Environment group Friends of the Earth say there’s no need for Alcoa to be granted a license to generate electricity at their Anglesea coal power plant. Rather, the plant that came online in the 1960s should be retired—delivering public health and climate change benefits for Victorians.
The current state of the energy market makes the retirement of the coal power plant possible. There’s now an oversupply of fossil fuel generators in the energy system.
The oversupply is due to decreasing electricity demand from increased energy efficiency, and renewable energy sources such as rooftop solar and wind farms coming online.
In its application, Alcoa says the impacts of not granting the license on electricity prices and reliability must be considered. Removing 150 megawatts of polluting coal power is really a drop in the ocean in terms of power prices. The impact of rejecting Alcoa’s generation license on electricity prices would be virtually undetectable.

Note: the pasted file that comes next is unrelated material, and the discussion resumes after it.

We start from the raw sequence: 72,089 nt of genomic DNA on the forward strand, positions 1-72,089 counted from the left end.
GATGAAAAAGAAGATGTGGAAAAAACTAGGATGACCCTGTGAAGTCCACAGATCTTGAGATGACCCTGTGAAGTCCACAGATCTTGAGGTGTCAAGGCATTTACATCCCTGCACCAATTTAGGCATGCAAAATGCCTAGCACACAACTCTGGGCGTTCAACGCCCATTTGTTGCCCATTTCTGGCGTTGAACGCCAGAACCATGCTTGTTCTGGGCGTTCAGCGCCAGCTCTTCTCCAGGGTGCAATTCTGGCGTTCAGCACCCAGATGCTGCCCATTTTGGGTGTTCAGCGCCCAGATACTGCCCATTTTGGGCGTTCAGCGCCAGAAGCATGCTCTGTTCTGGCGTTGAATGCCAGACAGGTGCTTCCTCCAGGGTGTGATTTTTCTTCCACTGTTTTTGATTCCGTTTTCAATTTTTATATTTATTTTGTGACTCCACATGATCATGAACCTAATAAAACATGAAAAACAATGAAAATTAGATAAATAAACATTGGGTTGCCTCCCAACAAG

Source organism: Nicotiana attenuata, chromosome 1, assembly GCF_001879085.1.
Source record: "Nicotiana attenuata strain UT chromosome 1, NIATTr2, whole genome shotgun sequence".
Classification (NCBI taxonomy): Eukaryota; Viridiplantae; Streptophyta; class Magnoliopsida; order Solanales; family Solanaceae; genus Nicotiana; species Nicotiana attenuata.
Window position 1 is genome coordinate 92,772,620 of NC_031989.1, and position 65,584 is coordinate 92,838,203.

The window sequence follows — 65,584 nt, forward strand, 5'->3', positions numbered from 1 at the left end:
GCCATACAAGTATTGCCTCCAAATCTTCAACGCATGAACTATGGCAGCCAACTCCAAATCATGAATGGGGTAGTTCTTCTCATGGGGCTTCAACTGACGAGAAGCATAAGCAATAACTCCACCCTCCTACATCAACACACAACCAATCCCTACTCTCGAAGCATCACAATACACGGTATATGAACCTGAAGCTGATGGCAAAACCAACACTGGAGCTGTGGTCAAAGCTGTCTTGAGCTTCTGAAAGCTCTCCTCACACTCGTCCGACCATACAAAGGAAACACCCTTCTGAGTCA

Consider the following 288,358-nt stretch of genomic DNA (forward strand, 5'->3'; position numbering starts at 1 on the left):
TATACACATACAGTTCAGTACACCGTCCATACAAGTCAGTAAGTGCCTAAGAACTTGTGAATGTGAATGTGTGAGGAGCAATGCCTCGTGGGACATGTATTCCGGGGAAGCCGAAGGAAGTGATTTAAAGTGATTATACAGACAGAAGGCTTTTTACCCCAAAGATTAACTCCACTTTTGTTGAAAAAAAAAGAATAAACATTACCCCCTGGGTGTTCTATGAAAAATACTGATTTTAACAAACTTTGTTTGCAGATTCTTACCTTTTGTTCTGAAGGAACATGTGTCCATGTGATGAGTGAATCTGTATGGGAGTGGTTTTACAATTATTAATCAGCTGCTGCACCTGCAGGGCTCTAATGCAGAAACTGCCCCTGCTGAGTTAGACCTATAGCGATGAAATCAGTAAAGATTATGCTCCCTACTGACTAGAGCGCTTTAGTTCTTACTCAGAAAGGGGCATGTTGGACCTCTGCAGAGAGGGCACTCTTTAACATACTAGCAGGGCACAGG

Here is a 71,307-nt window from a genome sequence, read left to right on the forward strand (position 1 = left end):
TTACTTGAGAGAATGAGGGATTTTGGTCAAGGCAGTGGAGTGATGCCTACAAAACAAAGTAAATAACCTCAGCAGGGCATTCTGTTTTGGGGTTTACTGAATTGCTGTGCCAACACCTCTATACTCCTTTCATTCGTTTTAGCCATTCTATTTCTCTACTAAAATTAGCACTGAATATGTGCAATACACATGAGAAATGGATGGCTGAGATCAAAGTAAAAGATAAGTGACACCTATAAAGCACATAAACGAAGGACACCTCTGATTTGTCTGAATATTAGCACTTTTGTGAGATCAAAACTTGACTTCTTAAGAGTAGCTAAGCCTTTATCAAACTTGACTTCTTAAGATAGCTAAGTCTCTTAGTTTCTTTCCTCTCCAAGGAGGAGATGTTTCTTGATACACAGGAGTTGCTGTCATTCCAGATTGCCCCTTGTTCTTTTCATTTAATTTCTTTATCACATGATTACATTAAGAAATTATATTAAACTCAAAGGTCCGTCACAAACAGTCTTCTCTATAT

Retiring the Alcoa coal power station will barely affect power prices, yet will deliver benefits for the local community who are sick of pollution spewing over their community. It will also deliver sizable carbon emissions savings and help Victorians address climate change. Continue reading “No need for polluting Alcoa coal plant”
Today is a good news day for wind energy in Victoria. The Clean Energy Finance Corporation announced it will provide a $70 million loan to Pacific Hydro to complete the final stage of the Portland Wind Energy Project.
Reporting for the Sydney Morning Herald, Peter Hannam writes:
The $10 billion green investment bank, set to be scrapped by the incoming Coalition government, has issued a loan to Pacific Hydro to build the final stage of its Portland wind farm in what is likely to be among the bank’s final deals.
The project will create hundreds of jobs, increase market competition and provide enough clean energy to power 31,000 homes, according to Pacific Hydro.
The CEFC’s backing of the final stage of the Portland wind energy project is a welcome boost for Victoria’s wind energy sector. It will create jobs in the South West while cleaning up the state’s polluting energy sector. The ambitious Portland Wind Energy Project was approved by the Bracks Labor government and has been over a decade in the making.
Are you one of the 75 percent of Australians who want more wind energy built? Then you’d probably like to know where your preferred political party stands on clean wind energy. On election day, we’re happy to offer the following … Continue reading Love wind energy?… Then vote for it!